They say the best trends take a while to catch on and that’s certainly true of Antwerp, one of Europe’s best-kept secrets. Unlike so many design and cultural hotspots, Belgium’s second-largest city remains refreshingly under the radar, largely unaffected by the chatter of online commentary that can often disrupt the spontaneity and excitement of visiting somewhere for the very first time.
It hasn’t always been this way, however. During the 16th century, Antwerp was one of Europe’s most prominent cities. It was home to artist Peter Paul Rubens, a hub for both the architects and consumers of art, design and culture, and at the centre of the world’s diamond industry, which formed the backbone of the city’s commerce. This backdrop sets the scene today for a modern city full of medieval charm, its narrow winding lanes and cobbled streets leading the way to a playground for lovers of design, fashion and food.
All about accessories
Jewellery brand Wouters & Hendrix, a stalwart of the city’s creative scene, was established in 1984 by Katrin Wouters and Karen Hendrix. The duo have spent 30 years cultivating a design DNA that has evolved from base metals to gold and sterling silver. Pieces are executed in an abstract, eclectic fashion and include collaborations with the likes of Dries Van Noten, Paul Smith and Burberry. ‘Our goal is to fill the gap between classic jewellery and the cheap supermarket-kitsch kind,’ they say. ‘We aim to occupy the niche between innovative jewellery design and goldsmithery.’ The brand embodies the notion that creativity has an indefinable appeal – an approach which feels authentic to Antwerp.
Also flying the flag for accessories in Antwerp is Coccodrillo, a boutique whose brand portfolio reads like a who’s who of shoe design. The store features designers such as Ann Demeulemeester, AF Vandevorst, Church’s, Prada and Tabitha Simmons. Its muted, refined and neutral interior contrasts beautifully with customers’ excitement at finding so many cutting-edge designers under one roof.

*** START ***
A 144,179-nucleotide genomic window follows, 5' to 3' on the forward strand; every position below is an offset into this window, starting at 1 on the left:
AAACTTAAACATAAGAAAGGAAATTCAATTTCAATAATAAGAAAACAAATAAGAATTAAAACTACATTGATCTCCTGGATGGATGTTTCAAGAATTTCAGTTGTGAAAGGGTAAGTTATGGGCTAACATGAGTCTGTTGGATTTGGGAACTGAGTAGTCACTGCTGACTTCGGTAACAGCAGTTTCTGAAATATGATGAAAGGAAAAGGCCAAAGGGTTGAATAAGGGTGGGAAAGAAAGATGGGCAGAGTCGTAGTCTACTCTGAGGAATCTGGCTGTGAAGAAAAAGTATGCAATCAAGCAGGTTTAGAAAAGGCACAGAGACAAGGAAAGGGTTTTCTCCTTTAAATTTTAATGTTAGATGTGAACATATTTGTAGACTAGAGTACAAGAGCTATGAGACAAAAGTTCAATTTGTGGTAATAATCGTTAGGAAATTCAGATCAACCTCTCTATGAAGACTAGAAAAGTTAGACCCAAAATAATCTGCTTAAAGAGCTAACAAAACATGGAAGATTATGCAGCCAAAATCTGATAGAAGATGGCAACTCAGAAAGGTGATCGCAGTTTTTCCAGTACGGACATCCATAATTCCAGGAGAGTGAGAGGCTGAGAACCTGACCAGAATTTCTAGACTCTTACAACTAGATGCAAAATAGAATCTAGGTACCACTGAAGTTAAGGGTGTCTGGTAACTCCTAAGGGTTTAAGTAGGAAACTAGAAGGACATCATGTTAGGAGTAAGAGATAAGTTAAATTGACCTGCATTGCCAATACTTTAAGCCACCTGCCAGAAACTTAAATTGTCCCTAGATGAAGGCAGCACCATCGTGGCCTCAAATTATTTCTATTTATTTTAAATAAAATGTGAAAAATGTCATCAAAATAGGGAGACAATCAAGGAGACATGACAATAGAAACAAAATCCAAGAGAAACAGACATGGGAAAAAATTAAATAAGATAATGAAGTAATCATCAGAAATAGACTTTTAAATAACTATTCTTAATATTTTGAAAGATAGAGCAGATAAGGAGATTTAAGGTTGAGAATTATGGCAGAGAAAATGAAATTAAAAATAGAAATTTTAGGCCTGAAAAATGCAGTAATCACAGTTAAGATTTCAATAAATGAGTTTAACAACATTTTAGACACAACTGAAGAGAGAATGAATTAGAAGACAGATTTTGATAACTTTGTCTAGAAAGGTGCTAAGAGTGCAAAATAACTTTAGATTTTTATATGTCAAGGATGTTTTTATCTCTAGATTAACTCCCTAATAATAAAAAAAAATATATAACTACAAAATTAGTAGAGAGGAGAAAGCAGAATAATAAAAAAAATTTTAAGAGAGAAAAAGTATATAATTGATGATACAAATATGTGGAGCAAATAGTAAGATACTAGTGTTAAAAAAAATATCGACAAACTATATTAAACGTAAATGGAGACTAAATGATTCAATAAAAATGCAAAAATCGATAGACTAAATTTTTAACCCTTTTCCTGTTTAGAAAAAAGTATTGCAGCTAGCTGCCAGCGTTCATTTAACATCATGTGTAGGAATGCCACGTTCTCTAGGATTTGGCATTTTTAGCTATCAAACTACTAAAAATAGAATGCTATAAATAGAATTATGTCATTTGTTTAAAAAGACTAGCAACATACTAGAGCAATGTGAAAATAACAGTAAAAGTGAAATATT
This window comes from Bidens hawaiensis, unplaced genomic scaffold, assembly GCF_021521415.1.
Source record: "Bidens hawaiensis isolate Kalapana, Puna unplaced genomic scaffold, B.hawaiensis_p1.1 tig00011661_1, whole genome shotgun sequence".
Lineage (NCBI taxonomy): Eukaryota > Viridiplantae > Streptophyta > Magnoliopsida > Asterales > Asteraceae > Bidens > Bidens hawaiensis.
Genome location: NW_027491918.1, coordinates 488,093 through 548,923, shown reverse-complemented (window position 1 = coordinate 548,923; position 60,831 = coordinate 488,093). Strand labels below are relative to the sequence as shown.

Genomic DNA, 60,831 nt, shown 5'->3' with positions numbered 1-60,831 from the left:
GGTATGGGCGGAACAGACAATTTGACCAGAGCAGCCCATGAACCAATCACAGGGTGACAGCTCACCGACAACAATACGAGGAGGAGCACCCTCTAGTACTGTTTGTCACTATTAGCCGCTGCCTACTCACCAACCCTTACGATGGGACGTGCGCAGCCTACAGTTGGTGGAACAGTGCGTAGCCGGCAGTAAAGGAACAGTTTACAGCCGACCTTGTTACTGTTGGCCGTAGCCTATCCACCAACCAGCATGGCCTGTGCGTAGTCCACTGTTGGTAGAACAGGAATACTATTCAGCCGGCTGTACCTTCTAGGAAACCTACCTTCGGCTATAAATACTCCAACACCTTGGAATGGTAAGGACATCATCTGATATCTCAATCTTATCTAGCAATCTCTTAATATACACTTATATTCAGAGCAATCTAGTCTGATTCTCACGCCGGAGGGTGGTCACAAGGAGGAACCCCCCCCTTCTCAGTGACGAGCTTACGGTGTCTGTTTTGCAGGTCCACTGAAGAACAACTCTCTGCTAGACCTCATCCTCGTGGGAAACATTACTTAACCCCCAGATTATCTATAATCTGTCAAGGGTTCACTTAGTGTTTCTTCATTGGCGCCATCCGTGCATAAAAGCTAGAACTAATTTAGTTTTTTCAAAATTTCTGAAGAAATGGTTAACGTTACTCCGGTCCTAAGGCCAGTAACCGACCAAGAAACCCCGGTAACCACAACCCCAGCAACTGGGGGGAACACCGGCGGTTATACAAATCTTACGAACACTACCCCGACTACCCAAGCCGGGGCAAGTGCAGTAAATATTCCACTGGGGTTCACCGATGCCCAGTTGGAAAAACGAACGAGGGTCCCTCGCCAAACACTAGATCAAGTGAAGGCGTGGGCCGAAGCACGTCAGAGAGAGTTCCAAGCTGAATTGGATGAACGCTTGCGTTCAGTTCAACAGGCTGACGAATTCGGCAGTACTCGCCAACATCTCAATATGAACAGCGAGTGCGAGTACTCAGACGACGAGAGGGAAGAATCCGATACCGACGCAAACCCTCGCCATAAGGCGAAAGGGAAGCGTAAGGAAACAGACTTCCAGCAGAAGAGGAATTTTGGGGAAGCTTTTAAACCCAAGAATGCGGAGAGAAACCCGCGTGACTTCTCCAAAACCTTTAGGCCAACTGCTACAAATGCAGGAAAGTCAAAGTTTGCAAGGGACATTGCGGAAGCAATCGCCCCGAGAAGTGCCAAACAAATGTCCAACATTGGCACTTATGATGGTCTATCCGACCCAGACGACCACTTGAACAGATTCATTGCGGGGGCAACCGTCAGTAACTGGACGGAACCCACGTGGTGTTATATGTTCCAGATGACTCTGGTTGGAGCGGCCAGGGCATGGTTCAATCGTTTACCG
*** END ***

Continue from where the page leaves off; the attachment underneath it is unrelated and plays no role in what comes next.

Those looking for further style inspiration should head to the area surrounding Lombardenvest, one of Antwerp’s leading shopping streets, which is dotted with little boutiques. International favourites APC and Scotch & Soda are interspersed with independent Belgian brands such as Ganterie Boon, a leather specialist shop established in 1884 that still retains its 19th-century frontage. Nearby, Step by Step stocks leading contemporary fashion including Alexander Wang, Vanessa Bruno and Isabel Marant.
Antwerp may have become synonymous with innovation but it’s no stranger to vintage style. Viar is a spacious interiors emporium that stocks an impressive selection of goods, from furniture and clothing to cars and artwork, across a range of different eras. It is centrally located on Kloosterstraat, where you could easily while away an afternoon perusing the host of antique and vintage stores. Antwerp native Regula Ysewijn is a writer, photographer and fan of the city’s vintage stores. ‘The numbers are declining but those that remain like to offer a unique style: a mix between designer vintage and no-name brands. Turn a corner and you’ll find a street entirely devoted to vintage Chanel and Dior!’ she explains.
Bakes and cakes
Antwerp’s renowned chocolate shops are a pleasure to behold – and sample – but there is a lot more to the city’s cuisine than cocoa. Food enthusiasts should start at Goossens, one of the oldest bakeries in the city, where the aroma of freshly baked bread fills a space only large enough to accommodate three or four customers at a time. From Goossens, head to Caffènation on Mechelsesteenweg, a speciality coffee roaster where you can work, swot up on single-origin beans or simply take in the relaxed café-culture vibe.
For Ysewijn, Antwerp’s ethnic quarter, close to the station, offers the most excitement. ‘You can enjoy a Lebanese flatbread and explore the many Moroccan shops selling brightly coloured dresses and headscarves. Or visit the Chinese district – the place to find a bowl of hand-pulled noodles and the kind of vegetables and fruits you won’t see anywhere else.’
As the daylight begins to fade, climb to the top of the striking nine-storey Museum aan de Stroom – museum on the river, otherwise known as MAS – on the edge of town. It overlooks the port and offers a bird’s-eye view of the of city that is particularly impressive as the sun sets into the sea. End your day at the Gollem beer bar in Suikerrui and sample Oud Beersel’s Oude Kriek, an artisanal brew made from cherries and matured in oak barrels to produce a fruity sourness reminiscent of Champagne. Beer that tastes like Champagne? That’s the kind of paradox which befits Antwerp perfectly – the transformation of something commonplace into something great.